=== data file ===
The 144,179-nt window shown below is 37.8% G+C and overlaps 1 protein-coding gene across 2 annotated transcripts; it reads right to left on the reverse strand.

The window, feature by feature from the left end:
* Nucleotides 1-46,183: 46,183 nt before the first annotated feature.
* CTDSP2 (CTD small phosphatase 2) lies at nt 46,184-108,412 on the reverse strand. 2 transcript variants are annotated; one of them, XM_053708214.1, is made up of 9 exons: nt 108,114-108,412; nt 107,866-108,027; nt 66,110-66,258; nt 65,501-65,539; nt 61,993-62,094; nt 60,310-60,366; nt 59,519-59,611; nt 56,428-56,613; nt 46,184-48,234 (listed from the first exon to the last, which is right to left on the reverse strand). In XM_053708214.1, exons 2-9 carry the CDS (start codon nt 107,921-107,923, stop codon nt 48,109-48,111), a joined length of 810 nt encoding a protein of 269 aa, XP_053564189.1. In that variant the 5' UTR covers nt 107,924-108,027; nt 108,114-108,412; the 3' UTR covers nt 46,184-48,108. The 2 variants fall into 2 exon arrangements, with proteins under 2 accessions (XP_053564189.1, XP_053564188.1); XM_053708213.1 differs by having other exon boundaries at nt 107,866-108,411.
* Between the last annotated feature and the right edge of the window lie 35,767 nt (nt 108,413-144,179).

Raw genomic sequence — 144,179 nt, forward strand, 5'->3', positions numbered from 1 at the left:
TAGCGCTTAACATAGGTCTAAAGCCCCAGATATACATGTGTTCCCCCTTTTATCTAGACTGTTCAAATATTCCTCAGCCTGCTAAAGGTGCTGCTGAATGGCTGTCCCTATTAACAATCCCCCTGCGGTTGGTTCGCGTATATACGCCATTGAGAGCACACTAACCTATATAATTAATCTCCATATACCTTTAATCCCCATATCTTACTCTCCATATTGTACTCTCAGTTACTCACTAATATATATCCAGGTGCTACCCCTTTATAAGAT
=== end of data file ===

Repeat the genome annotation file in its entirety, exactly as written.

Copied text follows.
The 144,179-nt window shown below is 37.8% G+C and overlaps 1 protein-coding gene across 2 annotated transcripts; it reads right to left on the reverse strand.

The window, feature by feature from the left end:
* Nucleotides 1-46,183: 46,183 nt before the first annotated feature.
* CTDSP2 (CTD small phosphatase 2) lies at nt 46,184-108,412 on the reverse strand. 2 transcript variants are annotated; one of them, XM_053708214.1, is made up of 9 exons: nt 108,114-108,412; nt 107,866-108,027; nt 66,110-66,258; nt 65,501-65,539; nt 61,993-62,094; nt 60,310-60,366; nt 59,519-59,611; nt 56,428-56,613; nt 46,184-48,234 (listed from the first exon to the last, which is right to left on the reverse strand). In XM_053708214.1, exons 2-9 carry the CDS (start codon nt 107,921-107,923, stop codon nt 48,109-48,111), a joined length of 810 nt encoding a protein of 269 aa, XP_053564189.1. In that variant the 5' UTR covers nt 107,924-108,027; nt 108,114-108,412; the 3' UTR covers nt 46,184-48,108. The 2 variants fall into 2 exon arrangements, with proteins under 2 accessions (XP_053564189.1, XP_053564188.1); XM_053708213.1 differs by having other exon boundaries at nt 107,866-108,411.
* Between the last annotated feature and the right edge of the window lie 35,767 nt (nt 108,413-144,179).

Raw genomic sequence — 144,179 nt, forward strand, 5'->3', positions numbered from 1 at the left:
TAGCGCTTAACATAGGTCTAAAGCCCCAGATATACATGTGTTCCCCCTTTTATCTAGACTGTTCAAATATTCCTCAGCCTGCTAAAGGTGCTGCTGAATGGCTGTCCCTATTAACAATCCCCCTGCGGTTGGTTCGCGTATATACGCCATTGAGAGCACACTAACCTATATAATTAATCTCCATATACCTTTAATCCCCATATCTTACTCTCCATATTGTACTCTCAGTTACTCACTAATATATATCCAGGTGCTACCCCTTTATAAGAT